ISLAMABAD - The United States has assured Pakistan that its concerns vis-à-vis President Donald Trump’s strategy for Afghanistan and beyond would be addressed through negotiations. And for this purpose, the two countries would hold talks at different levels, Tribune has reported.
The assurance came less than two months after Trump censured Pakistan in his policy speech for sheltering the Afghan Taliban and other terrorist groups – an allegation strongly denied by Islamabad.
The verbal duel created strain in relationship between the two countries which ostensibly eased following a flurry of meetings between their top officials last month.
On Thursday, a high-level American delegation comprising senior director for South Asia Lisa Curtis, Ambassador Alice G Wells and Ambassador David Hale met army chief General Qamar Javed Bajwa and Foreign Secretary Tehmina Janjua.
This visit, according to sources, was to set the agenda for the talks of US Secretary of State Rex Tillerson, who is scheduled to tour Pakistan later this month.
“Tillerson’s visit will be significant because he is carrying a message that the Trump administration is willing to assuage Pakistan’s concerns on the new Afghan strategy,” one source told Daily Express.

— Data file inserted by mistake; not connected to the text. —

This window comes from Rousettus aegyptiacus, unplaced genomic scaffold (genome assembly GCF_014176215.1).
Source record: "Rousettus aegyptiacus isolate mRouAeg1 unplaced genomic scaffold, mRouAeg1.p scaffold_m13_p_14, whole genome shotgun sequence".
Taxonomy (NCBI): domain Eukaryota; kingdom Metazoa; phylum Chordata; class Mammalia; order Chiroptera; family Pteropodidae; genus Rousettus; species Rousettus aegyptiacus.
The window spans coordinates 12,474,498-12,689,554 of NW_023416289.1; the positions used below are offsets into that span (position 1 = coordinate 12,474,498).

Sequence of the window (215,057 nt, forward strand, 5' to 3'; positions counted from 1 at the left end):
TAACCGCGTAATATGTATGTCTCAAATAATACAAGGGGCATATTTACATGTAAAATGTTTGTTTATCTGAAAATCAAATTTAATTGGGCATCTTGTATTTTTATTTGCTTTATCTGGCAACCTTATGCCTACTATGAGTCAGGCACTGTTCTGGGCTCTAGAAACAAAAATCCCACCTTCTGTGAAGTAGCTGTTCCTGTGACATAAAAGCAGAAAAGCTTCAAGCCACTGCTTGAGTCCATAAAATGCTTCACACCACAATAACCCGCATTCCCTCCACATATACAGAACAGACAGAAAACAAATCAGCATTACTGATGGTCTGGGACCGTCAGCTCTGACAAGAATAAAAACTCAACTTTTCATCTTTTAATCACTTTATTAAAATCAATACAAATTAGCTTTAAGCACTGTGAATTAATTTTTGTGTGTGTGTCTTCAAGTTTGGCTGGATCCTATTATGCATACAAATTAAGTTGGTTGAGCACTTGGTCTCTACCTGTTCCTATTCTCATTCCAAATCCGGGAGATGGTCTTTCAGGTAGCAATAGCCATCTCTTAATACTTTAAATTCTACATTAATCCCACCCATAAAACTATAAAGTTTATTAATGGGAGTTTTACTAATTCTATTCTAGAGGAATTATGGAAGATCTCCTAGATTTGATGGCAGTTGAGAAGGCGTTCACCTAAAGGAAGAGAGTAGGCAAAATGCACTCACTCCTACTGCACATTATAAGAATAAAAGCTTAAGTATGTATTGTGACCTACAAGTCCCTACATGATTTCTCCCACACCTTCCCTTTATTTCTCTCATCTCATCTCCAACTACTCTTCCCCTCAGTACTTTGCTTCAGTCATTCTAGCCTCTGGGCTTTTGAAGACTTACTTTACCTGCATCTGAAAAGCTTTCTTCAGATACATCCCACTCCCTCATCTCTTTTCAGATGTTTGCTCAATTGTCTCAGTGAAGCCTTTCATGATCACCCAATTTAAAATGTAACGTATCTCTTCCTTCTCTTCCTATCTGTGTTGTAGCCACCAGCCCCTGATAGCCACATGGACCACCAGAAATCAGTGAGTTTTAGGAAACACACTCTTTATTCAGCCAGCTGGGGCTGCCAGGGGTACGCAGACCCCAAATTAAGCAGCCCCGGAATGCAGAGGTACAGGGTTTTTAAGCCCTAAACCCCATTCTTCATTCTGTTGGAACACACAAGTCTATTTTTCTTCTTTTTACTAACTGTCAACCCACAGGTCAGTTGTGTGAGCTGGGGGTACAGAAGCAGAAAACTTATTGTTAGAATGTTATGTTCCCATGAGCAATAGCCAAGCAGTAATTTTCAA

Tillerson’s visit would be followed by another one by Secretary of Defence Jim Mattis, according to US and Pakistani sources.
Islamabad is particularly concerned at Trump’s plans to give India enhanced role in Afghanistan in utter disregard for Pakistan’s legitimate security concerns.
Sources say that after Trump’s tough talk and Pakistan’s scathing rejoinder, the United States sought to reassure Islamabad repeatedly in high-level diplomatic contacts that it wanted to stay engaged and improve bilateral relationship.
Thursday’s visit of the Lisa Curtis-led US delegation was also a part of Trump administration’s efforts to reassure Pakistan that its security concerns would not be ignored.
Pakistani officials have categorically told their American counterparts that the new US strategy is not acceptable which seeks a military victory in Afghanistan. Islamabad believes the long-running conflict could be ended through political means.
Islamabad has also said that it would continue its efforts for peace and reconciliation in Afghanistan but at the same time would not allow the Afghan conflict to spill over into Pakistan. It has also called upon the United States to stop its ‘do more’ mantra and hold talks on the basis of sovereign equality.